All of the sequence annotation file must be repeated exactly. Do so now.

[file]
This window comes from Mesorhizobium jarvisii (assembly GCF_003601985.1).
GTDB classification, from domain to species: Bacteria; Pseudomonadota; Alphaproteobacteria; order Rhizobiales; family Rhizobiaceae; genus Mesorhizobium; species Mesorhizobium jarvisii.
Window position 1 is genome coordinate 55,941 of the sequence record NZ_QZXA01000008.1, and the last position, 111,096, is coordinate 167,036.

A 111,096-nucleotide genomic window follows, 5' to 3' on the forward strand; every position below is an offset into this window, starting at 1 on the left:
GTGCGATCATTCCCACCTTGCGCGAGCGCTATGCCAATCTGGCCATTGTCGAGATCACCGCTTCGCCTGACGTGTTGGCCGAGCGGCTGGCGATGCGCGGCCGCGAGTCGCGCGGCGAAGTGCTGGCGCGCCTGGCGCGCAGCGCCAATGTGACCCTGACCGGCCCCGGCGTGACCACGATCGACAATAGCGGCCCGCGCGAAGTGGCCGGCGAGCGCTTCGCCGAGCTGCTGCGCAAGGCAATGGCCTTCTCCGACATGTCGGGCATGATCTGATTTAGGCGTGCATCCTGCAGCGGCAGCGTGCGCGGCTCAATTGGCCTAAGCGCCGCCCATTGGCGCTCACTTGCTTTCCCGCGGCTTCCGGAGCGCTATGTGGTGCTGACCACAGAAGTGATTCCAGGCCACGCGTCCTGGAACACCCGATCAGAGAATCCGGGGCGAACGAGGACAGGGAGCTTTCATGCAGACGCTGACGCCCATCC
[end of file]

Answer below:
This window comes from Mesorhizobium jarvisii (assembly GCF_003601985.1).
GTDB classification, from domain to species: Bacteria; Pseudomonadota; Alphaproteobacteria; order Rhizobiales; family Rhizobiaceae; genus Mesorhizobium; species Mesorhizobium jarvisii.
Window position 1 is genome coordinate 55,941 of the sequence record NZ_QZXA01000008.1, and the last position, 111,096, is coordinate 167,036.

A 111,096-nucleotide genomic window follows, 5' to 3' on the forward strand; every position below is an offset into this window, starting at 1 on the left:
GTGCGATCATTCCCACCTTGCGCGAGCGCTATGCCAATCTGGCCATTGTCGAGATCACCGCTTCGCCTGACGTGTTGGCCGAGCGGCTGGCGATGCGCGGCCGCGAGTCGCGCGGCGAAGTGCTGGCGCGCCTGGCGCGCAGCGCCAATGTGACCCTGACCGGCCCCGGCGTGACCACGATCGACAATAGCGGCCCGCGCGAAGTGGCCGGCGAGCGCTTCGCCGAGCTGCTGCGCAAGGCAATGGCCTTCTCCGACATGTCGGGCATGATCTGATTTAGGCGTGCATCCTGCAGCGGCAGCGTGCGCGGCTCAATTGGCCTAAGCGCCGCCCATTGGCGCTCACTTGCTTTCCCGCGGCTTCCGGAGCGCTATGTGGTGCTGACCACAGAAGTGATTCCAGGCCACGCGTCCTGGAACACCCGATCAGAGAATCCGGGGCGAACGAGGACAGGGAGCTTTCATGCAGACGCTGACGCCCATCC